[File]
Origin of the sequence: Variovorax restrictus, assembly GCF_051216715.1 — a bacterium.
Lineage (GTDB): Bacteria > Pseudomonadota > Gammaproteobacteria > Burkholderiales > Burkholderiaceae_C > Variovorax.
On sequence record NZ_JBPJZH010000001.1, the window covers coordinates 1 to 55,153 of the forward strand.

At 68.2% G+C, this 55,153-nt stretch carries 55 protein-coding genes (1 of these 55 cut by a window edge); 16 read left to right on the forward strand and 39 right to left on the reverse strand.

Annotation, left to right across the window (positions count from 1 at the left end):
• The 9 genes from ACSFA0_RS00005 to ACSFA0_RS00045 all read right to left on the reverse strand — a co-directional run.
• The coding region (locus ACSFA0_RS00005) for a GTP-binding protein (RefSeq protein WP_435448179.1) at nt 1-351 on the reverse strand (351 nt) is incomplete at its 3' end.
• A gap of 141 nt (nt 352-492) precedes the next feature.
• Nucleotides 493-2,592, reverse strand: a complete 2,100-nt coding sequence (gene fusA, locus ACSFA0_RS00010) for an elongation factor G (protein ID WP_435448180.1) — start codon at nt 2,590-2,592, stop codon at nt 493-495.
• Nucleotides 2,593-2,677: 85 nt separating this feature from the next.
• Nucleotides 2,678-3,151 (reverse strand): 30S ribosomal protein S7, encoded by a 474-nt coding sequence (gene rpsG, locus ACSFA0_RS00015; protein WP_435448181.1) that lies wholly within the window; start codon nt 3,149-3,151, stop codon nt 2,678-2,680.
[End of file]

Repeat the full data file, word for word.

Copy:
Origin of the sequence: Variovorax restrictus, assembly GCF_051216715.1 — a bacterium.
Lineage (GTDB): Bacteria > Pseudomonadota > Gammaproteobacteria > Burkholderiales > Burkholderiaceae_C > Variovorax.
On sequence record NZ_JBPJZH010000001.1, the window covers coordinates 1 to 55,153 of the forward strand.

At 68.2% G+C, this 55,153-nt stretch carries 55 protein-coding genes (1 of these 55 cut by a window edge); 16 read left to right on the forward strand and 39 right to left on the reverse strand.

Annotation, left to right across the window (positions count from 1 at the left end):
• The 9 genes from ACSFA0_RS00005 to ACSFA0_RS00045 all read right to left on the reverse strand — a co-directional run.
• The coding region (locus ACSFA0_RS00005) for a GTP-binding protein (RefSeq protein WP_435448179.1) at nt 1-351 on the reverse strand (351 nt) is incomplete at its 3' end.
• A gap of 141 nt (nt 352-492) precedes the next feature.
• Nucleotides 493-2,592, reverse strand: a complete 2,100-nt coding sequence (gene fusA, locus ACSFA0_RS00010) for an elongation factor G (protein ID WP_435448180.1) — start codon at nt 2,590-2,592, stop codon at nt 493-495.
• Nucleotides 2,593-2,677: 85 nt separating this feature from the next.
• Nucleotides 2,678-3,151 (reverse strand): 30S ribosomal protein S7, encoded by a 474-nt coding sequence (gene rpsG, locus ACSFA0_RS00015; protein WP_435448181.1) that lies wholly within the window; start codon nt 3,149-3,151, stop codon nt 2,678-2,680.